Good Thinking

Waterlicht installation removes flood defenses and drowns Amsterdam in light

Waterlicht installation remove...
Studio Roosegaarde's Waterlicht installation has been on display in Amsterdam's Museumplein square
Studio Roosegaarde's Waterlicht installation has been on display in Amsterdam's Museumplein square
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Studio Roosegaarde's Waterlicht installation has been on display in Amsterdam's Museumplein square
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Studio Roosegaarde's Waterlicht installation has been on display in Amsterdam's Museumplein square
Waterlicht has been installed adjacent to the Rijksmuseum
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Waterlicht has been installed adjacent to the Rijksmuseum
Waterlicht uses LED lighting at a height of about 2 m (6.6 ft) to shine through artificial mist
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Waterlicht uses LED lighting at a height of about 2 m (6.6 ft) to shine through artificial mist
The blue-lit mist gives an eerie and every-changing effect
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The blue-lit mist gives an eerie and every-changing effect
Waterlicht creates water-like waves than change with the wind
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Waterlicht creates water-like waves than change with the wind
Waterlicht aims to show how parts of the Netherlands would look without waterworks
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Waterlicht aims to show how parts of the Netherlands would look without waterworks
The Museumplein square covers an area of about 8 acres (350,000 sq ft)
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The Museumplein square covers an area of about 8 acres (350,000 sq ft)
The installation uses LED lighting, lenses and software to create a visual effect
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The installation uses LED lighting, lenses and software to create a visual effect
Steam machines are used to produce a medium that captures the light
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Steam machines are used to produce a medium that captures the light
Waterlicht was originally commissioned by the Dutch Water Board
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Waterlicht was originally commissioned by the Dutch Water Board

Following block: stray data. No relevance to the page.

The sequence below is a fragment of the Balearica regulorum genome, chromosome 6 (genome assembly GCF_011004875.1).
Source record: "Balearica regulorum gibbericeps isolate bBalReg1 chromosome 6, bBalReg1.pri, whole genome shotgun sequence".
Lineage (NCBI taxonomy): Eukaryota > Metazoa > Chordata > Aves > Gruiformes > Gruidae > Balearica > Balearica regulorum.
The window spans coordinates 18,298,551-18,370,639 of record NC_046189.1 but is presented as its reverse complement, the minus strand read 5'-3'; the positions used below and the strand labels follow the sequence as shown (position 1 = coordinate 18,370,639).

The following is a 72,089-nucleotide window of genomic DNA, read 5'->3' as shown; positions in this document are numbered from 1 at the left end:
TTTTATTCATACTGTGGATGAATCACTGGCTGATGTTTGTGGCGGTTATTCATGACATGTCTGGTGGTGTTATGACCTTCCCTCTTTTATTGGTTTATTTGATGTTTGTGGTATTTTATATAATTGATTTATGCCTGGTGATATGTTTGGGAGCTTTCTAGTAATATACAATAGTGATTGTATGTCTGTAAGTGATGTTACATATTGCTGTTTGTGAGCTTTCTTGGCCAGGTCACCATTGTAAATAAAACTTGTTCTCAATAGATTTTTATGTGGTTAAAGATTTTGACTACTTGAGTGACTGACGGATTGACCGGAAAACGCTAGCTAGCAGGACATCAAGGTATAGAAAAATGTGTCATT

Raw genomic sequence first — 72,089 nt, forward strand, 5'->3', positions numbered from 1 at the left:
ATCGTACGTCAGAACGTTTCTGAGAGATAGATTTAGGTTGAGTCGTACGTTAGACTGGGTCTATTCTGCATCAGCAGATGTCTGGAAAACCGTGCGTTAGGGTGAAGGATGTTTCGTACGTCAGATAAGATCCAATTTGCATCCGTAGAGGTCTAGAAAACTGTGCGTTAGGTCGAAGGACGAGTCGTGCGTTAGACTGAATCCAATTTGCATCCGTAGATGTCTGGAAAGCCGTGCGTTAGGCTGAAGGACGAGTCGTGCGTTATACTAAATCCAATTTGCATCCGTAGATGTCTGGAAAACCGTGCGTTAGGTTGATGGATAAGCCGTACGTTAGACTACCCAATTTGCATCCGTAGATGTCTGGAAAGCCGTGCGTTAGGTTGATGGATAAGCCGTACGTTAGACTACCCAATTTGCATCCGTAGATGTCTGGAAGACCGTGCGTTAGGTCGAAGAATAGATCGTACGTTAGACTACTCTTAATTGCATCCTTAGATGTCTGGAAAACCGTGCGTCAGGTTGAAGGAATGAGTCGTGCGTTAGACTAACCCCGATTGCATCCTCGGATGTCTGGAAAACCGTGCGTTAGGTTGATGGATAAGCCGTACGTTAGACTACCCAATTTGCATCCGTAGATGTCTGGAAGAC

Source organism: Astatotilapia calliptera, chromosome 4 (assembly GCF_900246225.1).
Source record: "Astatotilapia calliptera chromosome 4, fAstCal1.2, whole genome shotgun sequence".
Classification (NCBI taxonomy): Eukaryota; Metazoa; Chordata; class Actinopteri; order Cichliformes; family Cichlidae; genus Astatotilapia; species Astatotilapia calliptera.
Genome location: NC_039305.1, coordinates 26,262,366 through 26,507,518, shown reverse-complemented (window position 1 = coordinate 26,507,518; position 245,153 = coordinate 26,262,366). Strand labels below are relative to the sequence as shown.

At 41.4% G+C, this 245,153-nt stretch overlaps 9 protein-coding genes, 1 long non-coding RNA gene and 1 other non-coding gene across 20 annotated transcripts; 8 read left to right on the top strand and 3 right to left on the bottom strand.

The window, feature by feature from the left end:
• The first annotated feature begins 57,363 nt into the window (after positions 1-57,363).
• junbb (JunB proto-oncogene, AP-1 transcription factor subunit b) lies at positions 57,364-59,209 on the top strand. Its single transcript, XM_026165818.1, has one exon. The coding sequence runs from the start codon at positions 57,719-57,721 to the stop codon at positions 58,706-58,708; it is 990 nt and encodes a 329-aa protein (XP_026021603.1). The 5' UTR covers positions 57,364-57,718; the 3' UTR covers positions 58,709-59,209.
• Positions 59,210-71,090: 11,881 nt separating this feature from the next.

A remarkable 26 percent of the Netherlands is below sea level. A series of dikes, dams and waterworks are used to keep the country from being submerged. But what would happen if those defenses weren't there? An installation by Studio Roosegaarde aims to show just that.

Studio Roosegaarde has perhaps been best known recently for its glow-in-the-dark highway and cycle path projects. Although the Waterlicht work is similarly compelling, it is one of the studio's more artistic projects.

Recently installed in Amsterdam's near 8-acre (350,000-sq ft) Museumplein square, Waterlicht used light to show what parts of the country would be like if there were no water defenses in place. Artist and studio founder Daan Roosegaarde says it's easy to take the defenses for granted.

"Waterlicht shows how the Netherlands would look without waterworks; a virtual flood," says Roosegaarde. "Innovation is seen throughout our landscape, pushed by the waterworks and our history, but yet we almost seem to have forgotten this."

Waterlicht was originally commissioned by the Dutch Water Board
Waterlicht was originally commissioned by the Dutch Water Board

The installation uses LED lighting, lenses and software to create a visual effect. Steam machines are used to produce a medium that captures the light. There are about seven LED lights at a height of about 2 m (6.6 ft) and the movement of these coupled with the movement of the steam creates a sense of waves and water. As the local weather changes, with the wind blowing the steam in different directions, so too does the artwork.

Waterlicht has been on display at the Museumplein from May 11-13. It was originally commissioned by the Dutch Water Board and was previously displayed in the flood channel of the River IJssel near Westervoort.

The video below shows the Waterlicht installation.

Source: Studio Roosegaarde

WATERLICHT by Daan Roosegaarde in Museumplein Amsterdam [OFFICIAL MOVIE]

2 comments
Andrew Fisher
I really want to like this or care about it in some way, but it's just sort of dumb. It feels like a low-budget, government commissioned art piece for some obscure department that is trying to stay relevant, but failing.
charizzardd
I think it is actually really cool but to me just more-so highlights that humans continue to build civilizations in really dumb places...